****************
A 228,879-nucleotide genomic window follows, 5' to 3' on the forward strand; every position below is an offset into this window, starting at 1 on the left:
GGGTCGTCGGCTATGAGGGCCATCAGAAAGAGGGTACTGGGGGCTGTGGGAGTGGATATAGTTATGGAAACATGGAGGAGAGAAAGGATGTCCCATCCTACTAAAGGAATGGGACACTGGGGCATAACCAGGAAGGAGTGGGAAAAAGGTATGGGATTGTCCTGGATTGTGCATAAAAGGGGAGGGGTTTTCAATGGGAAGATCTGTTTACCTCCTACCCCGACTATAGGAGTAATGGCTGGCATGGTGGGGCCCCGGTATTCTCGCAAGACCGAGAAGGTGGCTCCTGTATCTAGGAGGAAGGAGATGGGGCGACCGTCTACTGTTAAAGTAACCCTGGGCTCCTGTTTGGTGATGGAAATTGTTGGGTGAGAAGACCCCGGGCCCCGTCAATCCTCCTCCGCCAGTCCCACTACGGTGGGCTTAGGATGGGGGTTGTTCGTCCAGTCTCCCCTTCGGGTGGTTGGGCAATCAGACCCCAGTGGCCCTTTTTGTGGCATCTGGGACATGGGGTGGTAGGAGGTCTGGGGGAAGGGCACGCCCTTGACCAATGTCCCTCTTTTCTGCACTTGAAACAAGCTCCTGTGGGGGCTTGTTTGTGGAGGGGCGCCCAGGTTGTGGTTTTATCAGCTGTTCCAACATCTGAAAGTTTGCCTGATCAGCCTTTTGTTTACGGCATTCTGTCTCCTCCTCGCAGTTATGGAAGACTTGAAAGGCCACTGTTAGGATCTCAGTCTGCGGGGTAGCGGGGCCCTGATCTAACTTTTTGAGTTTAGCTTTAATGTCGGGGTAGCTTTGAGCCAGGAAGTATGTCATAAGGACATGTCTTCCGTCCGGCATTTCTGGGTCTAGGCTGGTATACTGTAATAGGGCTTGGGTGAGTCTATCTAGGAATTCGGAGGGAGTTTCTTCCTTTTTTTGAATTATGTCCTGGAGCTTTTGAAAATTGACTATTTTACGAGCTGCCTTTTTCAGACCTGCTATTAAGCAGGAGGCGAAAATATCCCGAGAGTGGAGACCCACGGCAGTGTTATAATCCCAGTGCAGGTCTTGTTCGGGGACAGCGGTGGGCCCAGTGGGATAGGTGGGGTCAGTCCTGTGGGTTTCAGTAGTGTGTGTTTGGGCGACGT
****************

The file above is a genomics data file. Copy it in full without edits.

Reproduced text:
A 228,879-nucleotide genomic window follows, 5' to 3' on the forward strand; every position below is an offset into this window, starting at 1 on the left:
GGGTCGTCGGCTATGAGGGCCATCAGAAAGAGGGTACTGGGGGCTGTGGGAGTGGATATAGTTATGGAAACATGGAGGAGAGAAAGGATGTCCCATCCTACTAAAGGAATGGGACACTGGGGCATAACCAGGAAGGAGTGGGAAAAAGGTATGGGATTGTCCTGGATTGTGCATAAAAGGGGAGGGGTTTTCAATGGGAAGATCTGTTTACCTCCTACCCCGACTATAGGAGTAATGGCTGGCATGGTGGGGCCCCGGTATTCTCGCAAGACCGAGAAGGTGGCTCCTGTATCTAGGAGGAAGGAGATGGGGCGACCGTCTACTGTTAAAGTAACCCTGGGCTCCTGTTTGGTGATGGAAATTGTTGGGTGAGAAGACCCCGGGCCCCGTCAATCCTCCTCCGCCAGTCCCACTACGGTGGGCTTAGGATGGGGGTTGTTCGTCCAGTCTCCCCTTCGGGTGGTTGGGCAATCAGACCCCAGTGGCCCTTTTTGTGGCATCTGGGACATGGGGTGGTAGGAGGTCTGGGGGAAGGGCACGCCCTTGACCAATGTCCCTCTTTTCTGCACTTGAAACAAGCTCCTGTGGGGGCTTGTTTGTGGAGGGGCGCCCAGGTTGTGGTTTTATCAGCTGTTCCAACATCTGAAAGTTTGCCTGATCAGCCTTTTGTTTACGGCATTCTGTCTCCTCCTCGCAGTTATGGAAGACTTGAAAGGCCACTGTTAGGATCTCAGTCTGCGGGGTAGCGGGGCCCTGATCTAACTTTTTGAGTTTAGCTTTAATGTCGGGGTAGCTTTGAGCCAGGAAGTATGTCATAAGGACATGTCTTCCGTCCGGCATTTCTGGGTCTAGGCTGGTATACTGTAATAGGGCTTGGGTGAGTCTATCTAGGAATTCGGAGGGAGTTTCTTCCTTTTTTTGAATTATGTCCTGGAGCTTTTGAAAATTGACTATTTTACGAGCTGCCTTTTTCAGACCTGCTATTAAGCAGGAGGCGAAAATATCCCGAGAGTGGAGACCCACGGCAGTGTTATAATCCCAGTGCAGGTCTTGTTCGGGGACAGCGGTGGGCCCAGTGGGATAGGTGGGGTCAGTCCTGTGGGTTTCAGTAGTGTGTGTTTGGGCGACGT